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Showing: 31-40 results of 45

THE CANAL. It happened one summer, when Rollo was between seven and eight years of age, that there was a vacation at the school which he was attending at that time. The vacation commenced in the latter part of August, and was to continue for four or five weeks. Rollo had studied pretty hard at school, and he complained that his eyes ached sometimes. The day before the vacation commenced, his father became somewhat uneasy about his eyes; and so... more...

LOST IN THE SNOW. One pleasant morning, very early in the spring, Rollo's cousin Lucy came to call for Rollo to go on an expedition, which they had planned the day before. It was near the end of March, and the snow had become so consolidated by the warm sun in the days, and the hard frosts at night, that it would bear the children to walk upon it. The children called it the crust; but it was not, strictly speaking, a crust, for the snow was... more...

CADMUS. B.C. 1500 Different kinds of greatness. Some men are renowned in history on account of the extraordinary powers and capacities which they exhibited in the course of their career, or the intrinsic greatness of the deeds which they performed. Others, without having really achieved any thing in itself very great or wonderful, have become widely known to mankind by reason of the vast consequences which, in the subsequent course of events,... more...

CHAPTER I.INTEREST IN TEACHING. There is a most singular contrariety of opinion prevailing in the community, in regard to the pleasantness of the business of teaching. Some teachers go to their daily task, merely upon compulsion: they regard it as intolerable drudgery. Others love the work: they hover around the school-room as long as they can, and never cease to think, and seldom to talk, of their delightful labors. Unfortunately there are too... more...

Chapter I. Normandy. A.D. 870-912 The Norman Conquest.Claim of William to the throne.The right of the strongest. One of those great events in English history, which occur at distant intervals, and form, respectively, a sort of bound or landmark, to which all other events, preceding or following them for centuries, are referred, is what is called the Norman Conquest. The Norman Conquest was, in fact, the accession of William, duke of Normandy,... more...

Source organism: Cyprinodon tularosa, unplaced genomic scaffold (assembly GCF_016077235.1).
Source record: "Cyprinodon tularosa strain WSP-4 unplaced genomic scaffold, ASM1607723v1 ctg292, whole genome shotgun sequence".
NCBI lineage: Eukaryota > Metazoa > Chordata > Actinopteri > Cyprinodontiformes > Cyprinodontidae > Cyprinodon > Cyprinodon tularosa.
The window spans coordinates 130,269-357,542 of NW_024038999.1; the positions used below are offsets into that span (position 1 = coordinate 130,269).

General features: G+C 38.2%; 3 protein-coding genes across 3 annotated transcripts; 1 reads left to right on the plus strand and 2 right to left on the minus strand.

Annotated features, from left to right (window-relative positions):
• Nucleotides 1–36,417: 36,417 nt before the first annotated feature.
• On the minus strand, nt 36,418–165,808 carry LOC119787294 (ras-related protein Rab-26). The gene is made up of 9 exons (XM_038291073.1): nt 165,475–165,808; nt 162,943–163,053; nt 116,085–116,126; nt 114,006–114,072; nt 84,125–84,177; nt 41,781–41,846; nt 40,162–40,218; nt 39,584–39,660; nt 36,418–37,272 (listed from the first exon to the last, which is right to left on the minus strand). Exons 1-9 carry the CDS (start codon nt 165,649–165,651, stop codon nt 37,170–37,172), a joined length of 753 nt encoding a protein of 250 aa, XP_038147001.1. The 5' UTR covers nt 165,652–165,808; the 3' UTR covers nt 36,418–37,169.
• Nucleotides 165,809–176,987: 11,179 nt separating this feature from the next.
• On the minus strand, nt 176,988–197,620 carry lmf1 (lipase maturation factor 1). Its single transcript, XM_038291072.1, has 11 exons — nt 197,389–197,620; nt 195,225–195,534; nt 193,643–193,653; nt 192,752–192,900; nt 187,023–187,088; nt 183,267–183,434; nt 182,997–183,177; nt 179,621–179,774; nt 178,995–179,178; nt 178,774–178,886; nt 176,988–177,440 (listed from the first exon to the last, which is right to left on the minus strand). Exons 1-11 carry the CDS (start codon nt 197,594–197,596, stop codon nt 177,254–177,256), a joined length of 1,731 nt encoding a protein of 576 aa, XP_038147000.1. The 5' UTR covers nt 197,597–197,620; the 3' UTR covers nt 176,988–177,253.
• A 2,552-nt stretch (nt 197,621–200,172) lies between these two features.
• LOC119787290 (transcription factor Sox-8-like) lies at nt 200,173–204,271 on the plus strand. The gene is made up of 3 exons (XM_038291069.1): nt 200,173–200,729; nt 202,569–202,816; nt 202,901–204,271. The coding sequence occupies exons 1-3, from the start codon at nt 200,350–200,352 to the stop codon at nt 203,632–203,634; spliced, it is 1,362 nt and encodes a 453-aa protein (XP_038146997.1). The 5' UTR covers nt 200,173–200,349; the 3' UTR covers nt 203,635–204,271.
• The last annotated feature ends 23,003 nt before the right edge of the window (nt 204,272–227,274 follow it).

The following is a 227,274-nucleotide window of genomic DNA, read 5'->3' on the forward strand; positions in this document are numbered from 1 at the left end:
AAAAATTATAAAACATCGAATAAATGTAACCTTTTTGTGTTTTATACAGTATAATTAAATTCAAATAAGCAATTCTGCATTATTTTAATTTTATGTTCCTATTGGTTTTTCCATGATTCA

The Mother of Xerxes. B.C. 522–484 Persian magnificence. The name of Xerxes is associated in the minds of men with the idea of the highest attainable elevation of human magnificence and grandeur. This monarch was the sovereign of the ancient Persian empire when it was at the height of its prosperity and power. It is probable, however, that his greatness and fame lose nothing by the manner in which his story comes down to us through the... more...

His Childhood and Youth. B.C. 356-336 The briefness of Alexander's career. Alexander the Great died when he was quite young. He was but thirty-two years of age when he ended his career, and as he was about twenty when he commenced it, it was only for a period of twelve years that he was actually engaged in performing the work of his life. Napoleon was nearly three times as long on the great field of human action. His brilliant exploits.... more...

CHAPTER VIII. FLIGHT AND DEATH OF POMPEY. Pursuit of the vanquished.Pompey recovers himself. Caesar pursued the discomfited and flying bodies of Pompey's army to the camp. They made a brief stand upon the ramparts and at the gates in a vain and fruitless struggle against the tide of victory which they soon perceived must fully overwhelm them. They gave way continually here and there along the lines of intrenchment, and column after column of... more...

CALEB'S DISCOVERY. Caleb was a bright-looking, blue-eyed boy, with auburn hair and happy countenance. And yet he was rather pale and slender. He had been sick. His father and mother lived in Boston, but now he was spending the summer at Sandy River country, with his grandmother. His father thought that if he could run about a few months in the open air, and play among the rocks and under the trees, he would grow more strong and healthy, and that... more...

THE LITTLE LANDING. A short distance from where Rollo lives, there is a small, but very pleasant house, just under the hill, where you go down to the stone bridge leading over the brook. There is a noble large apple tree on one side of the house, which bears a beautiful, sweet, and mellow kind of apple, called golden pippins. A great many other trees and flowers are around the house, and in the little garden on the side of it towards the brook.... more...